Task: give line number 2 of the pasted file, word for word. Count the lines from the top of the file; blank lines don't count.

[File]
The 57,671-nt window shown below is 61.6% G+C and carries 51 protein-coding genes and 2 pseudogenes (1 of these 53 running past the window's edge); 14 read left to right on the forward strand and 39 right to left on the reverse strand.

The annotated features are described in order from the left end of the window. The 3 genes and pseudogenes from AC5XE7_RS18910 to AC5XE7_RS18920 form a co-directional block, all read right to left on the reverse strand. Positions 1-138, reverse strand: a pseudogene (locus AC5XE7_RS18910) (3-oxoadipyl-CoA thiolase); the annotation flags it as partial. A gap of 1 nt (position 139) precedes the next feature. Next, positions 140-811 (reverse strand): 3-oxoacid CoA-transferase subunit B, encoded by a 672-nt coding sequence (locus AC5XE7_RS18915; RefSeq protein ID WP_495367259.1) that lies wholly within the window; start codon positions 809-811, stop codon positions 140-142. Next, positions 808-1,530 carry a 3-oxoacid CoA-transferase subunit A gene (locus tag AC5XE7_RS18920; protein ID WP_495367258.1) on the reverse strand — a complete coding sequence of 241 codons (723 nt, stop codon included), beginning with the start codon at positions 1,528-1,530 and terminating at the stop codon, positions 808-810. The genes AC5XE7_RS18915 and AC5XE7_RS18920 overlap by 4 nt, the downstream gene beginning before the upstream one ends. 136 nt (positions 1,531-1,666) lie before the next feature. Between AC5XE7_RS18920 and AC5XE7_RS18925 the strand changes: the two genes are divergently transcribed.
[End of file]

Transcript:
The annotated features are described in order from the left end of the window. The 3 genes and pseudogenes from AC5XE7_RS18910 to AC5XE7_RS18920 form a co-directional block, all read right to left on the reverse strand. Positions 1-138, reverse strand: a pseudogene (locus AC5XE7_RS18910) (3-oxoadipyl-CoA thiolase); the annotation flags it as partial. A gap of 1 nt (position 139) precedes the next feature. Next, positions 140-811 (reverse strand): 3-oxoacid CoA-transferase subunit B, encoded by a 672-nt coding sequence (locus AC5XE7_RS18915; RefSeq protein ID WP_495367259.1) that lies wholly within the window; start codon positions 809-811, stop codon positions 140-142. Next, positions 808-1,530 carry a 3-oxoacid CoA-transferase subunit A gene (locus tag AC5XE7_RS18920; protein ID WP_495367258.1) on the reverse strand — a complete coding sequence of 241 codons (723 nt, stop codon included), beginning with the start codon at positions 1,528-1,530 and terminating at the stop codon, positions 808-810. The genes AC5XE7_RS18915 and AC5XE7_RS18920 overlap by 4 nt, the downstream gene beginning before the upstream one ends. 136 nt (positions 1,531-1,666) lie before the next feature. Between AC5XE7_RS18920 and AC5XE7_RS18925 the strand changes: the two genes are divergently transcribed.